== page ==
Saturday, May 21, 2011

V.A.- Heimatliche Klaenge vol.72 - Prae-Kraut Pandaemonium Vol.11

1 The Skins - What To Do
2 The Gentlemen - Let Me In
3 The Silhouettes - Crying Over You
4 The Gamblers - Little Girl
5 The Sound Riders - Come On Back
6 The Scavengers - Animal Station
7 The Richard-Brothers - I Just Wanna Make Love To You
8 The Hideaways - Momma, Keep Your Big Mouth Shut
9 The Uniteds - Lucky End  
10 The Poor Things - She's Mine  
11 The Dentals - Route 66   
12 The Black Points - Don't Forget   
13 The Sevens - Run Me Down   
14 The Mimes - Drive Me Mad   
15 Johnny & The Copycats - The Pain Of Love   
16 The Speeders - Time Will Never Change   
17 The Evolution - Long John  

Same procedure as every year...Another great leap backwards to the most exciting decade of a century that is history meanwhile. Funny how time slips away. Hey, you're listening to classical music right now! Admittedly Germany played 3rd division since Robert Johnson, Hank Williams, John Coltrane, Bo Diddley and Lennon/McCartney took over from Bach, Brahms, Haendel and Mozart. But the number of germaniacs active during the 60's was much larger than we naively expected when we started this project and now the undead ghost of Lord Ulli drove us back into the pow wow tent to evoke the 12th Pandaemonium and keep the spirit alive in the next millenium.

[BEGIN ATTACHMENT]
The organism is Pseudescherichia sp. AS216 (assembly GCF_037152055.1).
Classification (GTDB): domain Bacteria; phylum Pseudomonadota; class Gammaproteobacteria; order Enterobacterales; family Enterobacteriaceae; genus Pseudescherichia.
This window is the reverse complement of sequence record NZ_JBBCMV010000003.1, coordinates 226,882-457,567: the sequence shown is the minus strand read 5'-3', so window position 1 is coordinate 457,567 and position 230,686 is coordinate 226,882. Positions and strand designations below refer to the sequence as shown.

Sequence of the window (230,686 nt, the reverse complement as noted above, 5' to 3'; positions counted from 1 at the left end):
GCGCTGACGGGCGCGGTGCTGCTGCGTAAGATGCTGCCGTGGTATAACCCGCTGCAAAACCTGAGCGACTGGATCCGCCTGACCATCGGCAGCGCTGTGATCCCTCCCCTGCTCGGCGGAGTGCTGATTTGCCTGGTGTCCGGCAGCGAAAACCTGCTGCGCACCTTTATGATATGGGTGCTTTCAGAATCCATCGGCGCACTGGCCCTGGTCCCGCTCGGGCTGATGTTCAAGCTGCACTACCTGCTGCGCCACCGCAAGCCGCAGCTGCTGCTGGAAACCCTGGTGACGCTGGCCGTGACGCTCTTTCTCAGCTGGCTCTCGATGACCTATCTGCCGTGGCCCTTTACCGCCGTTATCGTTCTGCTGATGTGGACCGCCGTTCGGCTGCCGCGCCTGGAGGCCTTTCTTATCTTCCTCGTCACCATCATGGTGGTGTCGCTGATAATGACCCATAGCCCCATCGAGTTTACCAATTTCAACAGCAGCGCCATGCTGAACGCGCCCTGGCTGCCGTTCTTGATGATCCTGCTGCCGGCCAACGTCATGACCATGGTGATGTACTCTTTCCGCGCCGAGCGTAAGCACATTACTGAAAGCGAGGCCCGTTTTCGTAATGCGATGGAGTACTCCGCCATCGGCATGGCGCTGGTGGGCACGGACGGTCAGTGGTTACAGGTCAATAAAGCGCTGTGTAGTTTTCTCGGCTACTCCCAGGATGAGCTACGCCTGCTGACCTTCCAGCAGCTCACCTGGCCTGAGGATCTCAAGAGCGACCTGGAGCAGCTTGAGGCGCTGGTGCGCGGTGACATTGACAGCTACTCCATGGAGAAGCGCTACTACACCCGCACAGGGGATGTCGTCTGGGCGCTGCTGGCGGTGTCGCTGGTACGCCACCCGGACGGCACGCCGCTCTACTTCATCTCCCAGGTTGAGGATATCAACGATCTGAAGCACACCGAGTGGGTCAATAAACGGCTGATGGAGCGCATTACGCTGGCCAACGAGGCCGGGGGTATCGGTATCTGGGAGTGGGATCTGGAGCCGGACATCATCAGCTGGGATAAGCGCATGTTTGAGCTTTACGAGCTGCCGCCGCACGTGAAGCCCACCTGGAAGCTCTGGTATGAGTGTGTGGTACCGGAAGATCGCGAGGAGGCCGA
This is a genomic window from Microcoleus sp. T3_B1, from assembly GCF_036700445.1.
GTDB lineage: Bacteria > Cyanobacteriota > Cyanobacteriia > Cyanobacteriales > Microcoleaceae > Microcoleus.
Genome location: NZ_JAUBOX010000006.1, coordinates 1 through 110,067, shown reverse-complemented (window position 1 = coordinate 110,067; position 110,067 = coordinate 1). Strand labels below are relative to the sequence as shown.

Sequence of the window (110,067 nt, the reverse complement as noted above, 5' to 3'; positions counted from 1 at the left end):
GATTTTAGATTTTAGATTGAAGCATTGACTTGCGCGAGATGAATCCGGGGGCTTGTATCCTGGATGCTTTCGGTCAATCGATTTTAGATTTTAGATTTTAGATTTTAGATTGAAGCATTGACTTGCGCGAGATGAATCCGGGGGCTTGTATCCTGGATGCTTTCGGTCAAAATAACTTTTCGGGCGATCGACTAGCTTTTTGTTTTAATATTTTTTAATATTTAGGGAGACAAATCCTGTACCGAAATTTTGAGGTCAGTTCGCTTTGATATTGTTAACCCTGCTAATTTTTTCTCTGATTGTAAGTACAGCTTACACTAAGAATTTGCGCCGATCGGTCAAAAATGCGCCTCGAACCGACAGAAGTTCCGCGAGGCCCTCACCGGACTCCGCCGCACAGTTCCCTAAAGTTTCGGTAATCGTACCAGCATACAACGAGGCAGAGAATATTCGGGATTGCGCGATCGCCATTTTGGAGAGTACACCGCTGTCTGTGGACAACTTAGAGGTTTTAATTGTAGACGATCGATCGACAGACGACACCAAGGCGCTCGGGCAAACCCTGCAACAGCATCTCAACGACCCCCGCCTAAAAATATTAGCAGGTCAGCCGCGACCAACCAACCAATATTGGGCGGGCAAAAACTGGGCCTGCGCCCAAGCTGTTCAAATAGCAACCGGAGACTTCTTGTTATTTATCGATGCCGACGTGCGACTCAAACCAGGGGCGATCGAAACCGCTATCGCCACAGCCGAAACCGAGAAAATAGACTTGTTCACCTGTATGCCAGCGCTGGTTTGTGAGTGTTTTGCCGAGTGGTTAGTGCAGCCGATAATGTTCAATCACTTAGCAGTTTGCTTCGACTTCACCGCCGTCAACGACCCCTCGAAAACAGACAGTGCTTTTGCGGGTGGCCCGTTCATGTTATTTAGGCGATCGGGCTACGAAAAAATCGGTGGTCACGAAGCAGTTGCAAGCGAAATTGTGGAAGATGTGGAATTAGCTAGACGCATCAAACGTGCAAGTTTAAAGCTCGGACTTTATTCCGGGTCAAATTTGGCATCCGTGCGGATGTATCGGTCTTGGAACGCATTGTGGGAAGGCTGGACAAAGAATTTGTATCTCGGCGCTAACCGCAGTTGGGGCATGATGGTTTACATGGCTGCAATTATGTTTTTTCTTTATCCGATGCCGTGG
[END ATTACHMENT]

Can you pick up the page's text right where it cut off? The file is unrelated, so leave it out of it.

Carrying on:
Hard hitting, no-nonsense R&B bands on German stages weren't half as rare as you might think, but in those days we had more unicorns than independent studios in this country. If you were lucky enough to find one, you couldn't afford more than two hours with an engineer specialized in recording marching bands and yodlers. Sure, The Boots and The Monks had groundbreaking LPs on major labels, but - let's face it - they didn't sell, while novelty trash like "Balla Balla" and "Gloryland" made the charts. The most noble mission of company producers was to domesticate the rebellious youngster. Well that was the rule, but if there hadn't been exceptions, there wouldn't be no Prae-Kraut...